New ASU engineering dean brings $18 million genome grant in tow
The Microscale Life Sciences Center (MLSC), led by Deirdre Meldrum, the new dean of Arizona State University's Ira A. Fulton School of Engineering, has been awarded an $18 million grant to continue its role as one of the national Centers for Excellence in Genomic Science (CEGS).
Awarded by the National Human Genome Research Institute, the five-year award is one of the largest individual grants in ASU's history.
The MLSC focuses on using microscale technology innovation to investigate cell growth and death, shedding light on cancer, heart disease, and strokes--the leading fatal diseases in the United States.
The center is currently developing miniature automated systems to rapidly detect and analyze the differences between healthy and diseased body cells.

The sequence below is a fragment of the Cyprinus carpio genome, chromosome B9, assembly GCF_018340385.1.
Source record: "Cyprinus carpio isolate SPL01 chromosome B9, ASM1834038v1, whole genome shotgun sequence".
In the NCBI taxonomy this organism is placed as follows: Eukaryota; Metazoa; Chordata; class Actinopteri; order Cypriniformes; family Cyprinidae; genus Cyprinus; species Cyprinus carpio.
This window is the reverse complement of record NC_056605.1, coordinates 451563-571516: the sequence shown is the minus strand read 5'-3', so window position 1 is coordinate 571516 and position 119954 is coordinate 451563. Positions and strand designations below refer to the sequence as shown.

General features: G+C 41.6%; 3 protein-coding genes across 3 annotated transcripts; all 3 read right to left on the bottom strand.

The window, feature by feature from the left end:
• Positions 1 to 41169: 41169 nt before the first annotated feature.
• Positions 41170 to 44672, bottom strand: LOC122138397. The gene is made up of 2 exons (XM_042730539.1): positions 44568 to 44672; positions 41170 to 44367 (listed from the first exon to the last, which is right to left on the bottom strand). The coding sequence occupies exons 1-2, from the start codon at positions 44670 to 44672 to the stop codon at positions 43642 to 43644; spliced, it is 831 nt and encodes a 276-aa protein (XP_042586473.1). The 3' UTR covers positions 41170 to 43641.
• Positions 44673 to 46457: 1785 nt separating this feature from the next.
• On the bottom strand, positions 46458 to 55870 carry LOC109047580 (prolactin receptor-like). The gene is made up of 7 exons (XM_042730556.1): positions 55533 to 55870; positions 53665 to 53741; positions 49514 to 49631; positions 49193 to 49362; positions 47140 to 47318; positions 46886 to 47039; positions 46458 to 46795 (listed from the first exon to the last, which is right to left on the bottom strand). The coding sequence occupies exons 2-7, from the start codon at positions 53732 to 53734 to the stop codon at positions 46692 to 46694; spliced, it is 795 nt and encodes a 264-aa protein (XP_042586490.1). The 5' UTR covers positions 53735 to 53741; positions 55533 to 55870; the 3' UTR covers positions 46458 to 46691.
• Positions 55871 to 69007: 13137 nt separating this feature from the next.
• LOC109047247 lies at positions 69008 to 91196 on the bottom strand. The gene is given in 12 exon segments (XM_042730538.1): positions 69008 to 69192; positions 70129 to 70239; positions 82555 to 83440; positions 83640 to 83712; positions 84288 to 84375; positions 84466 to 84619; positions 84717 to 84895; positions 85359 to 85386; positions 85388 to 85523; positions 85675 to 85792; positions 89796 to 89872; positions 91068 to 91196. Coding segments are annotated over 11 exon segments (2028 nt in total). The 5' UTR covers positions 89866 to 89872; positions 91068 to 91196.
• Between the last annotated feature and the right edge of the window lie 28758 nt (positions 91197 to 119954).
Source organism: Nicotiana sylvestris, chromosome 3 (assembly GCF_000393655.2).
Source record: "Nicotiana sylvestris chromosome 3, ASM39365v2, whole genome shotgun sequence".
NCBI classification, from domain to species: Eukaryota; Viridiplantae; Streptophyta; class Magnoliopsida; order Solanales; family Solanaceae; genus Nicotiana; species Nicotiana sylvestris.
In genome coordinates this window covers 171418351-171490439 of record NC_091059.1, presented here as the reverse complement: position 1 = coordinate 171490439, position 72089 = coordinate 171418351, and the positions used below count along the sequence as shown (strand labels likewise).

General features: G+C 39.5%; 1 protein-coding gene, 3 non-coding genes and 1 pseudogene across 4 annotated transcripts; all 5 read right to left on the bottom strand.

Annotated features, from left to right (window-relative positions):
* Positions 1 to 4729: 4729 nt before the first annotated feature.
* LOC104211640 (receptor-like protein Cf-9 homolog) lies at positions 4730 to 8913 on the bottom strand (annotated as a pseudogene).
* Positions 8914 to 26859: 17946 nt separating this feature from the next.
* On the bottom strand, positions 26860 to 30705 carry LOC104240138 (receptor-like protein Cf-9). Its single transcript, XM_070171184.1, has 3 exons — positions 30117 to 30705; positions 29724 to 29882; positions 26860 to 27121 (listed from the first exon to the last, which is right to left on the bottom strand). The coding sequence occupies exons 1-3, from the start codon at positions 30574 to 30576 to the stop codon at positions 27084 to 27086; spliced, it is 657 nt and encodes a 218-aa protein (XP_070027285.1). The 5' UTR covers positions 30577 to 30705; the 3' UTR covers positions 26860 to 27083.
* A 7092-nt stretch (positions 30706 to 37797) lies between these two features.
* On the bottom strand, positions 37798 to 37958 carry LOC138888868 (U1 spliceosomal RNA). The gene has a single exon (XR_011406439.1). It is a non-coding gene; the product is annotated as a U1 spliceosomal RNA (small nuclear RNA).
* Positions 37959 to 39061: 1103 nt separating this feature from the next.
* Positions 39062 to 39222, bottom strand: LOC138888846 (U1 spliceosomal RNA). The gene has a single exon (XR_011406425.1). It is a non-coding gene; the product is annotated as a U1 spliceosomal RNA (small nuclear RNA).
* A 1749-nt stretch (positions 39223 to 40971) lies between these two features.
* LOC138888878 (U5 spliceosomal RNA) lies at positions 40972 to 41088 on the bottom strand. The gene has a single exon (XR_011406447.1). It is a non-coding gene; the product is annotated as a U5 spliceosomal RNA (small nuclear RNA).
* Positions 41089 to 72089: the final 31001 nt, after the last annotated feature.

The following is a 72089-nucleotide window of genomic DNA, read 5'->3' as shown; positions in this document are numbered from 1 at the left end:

"Our vision is to examine the genesis of diseases directly at the individual cell level, at increasing levels of complexity that progressively move toward an understanding of disease in living organisms," Meldrum said.
"Real-time analysis of individual cells is essential for tracing the link between genomics, cell function and disease," she added.
The MLSC was established at University of Washington in 2001 with an initial $15 million grant. Meldrum will take the program with her to ASU when she assumes her position as dean in January.
The program will continue collaborating with researchers at University of Washington, Brandeis University in Waltham, Mass., and the Fred Hutchinson Cancer Research Center in Seattle.
For more information:
"18 million grant fuels Microscale Life Sciences Center," ASU press release, 09/01/2006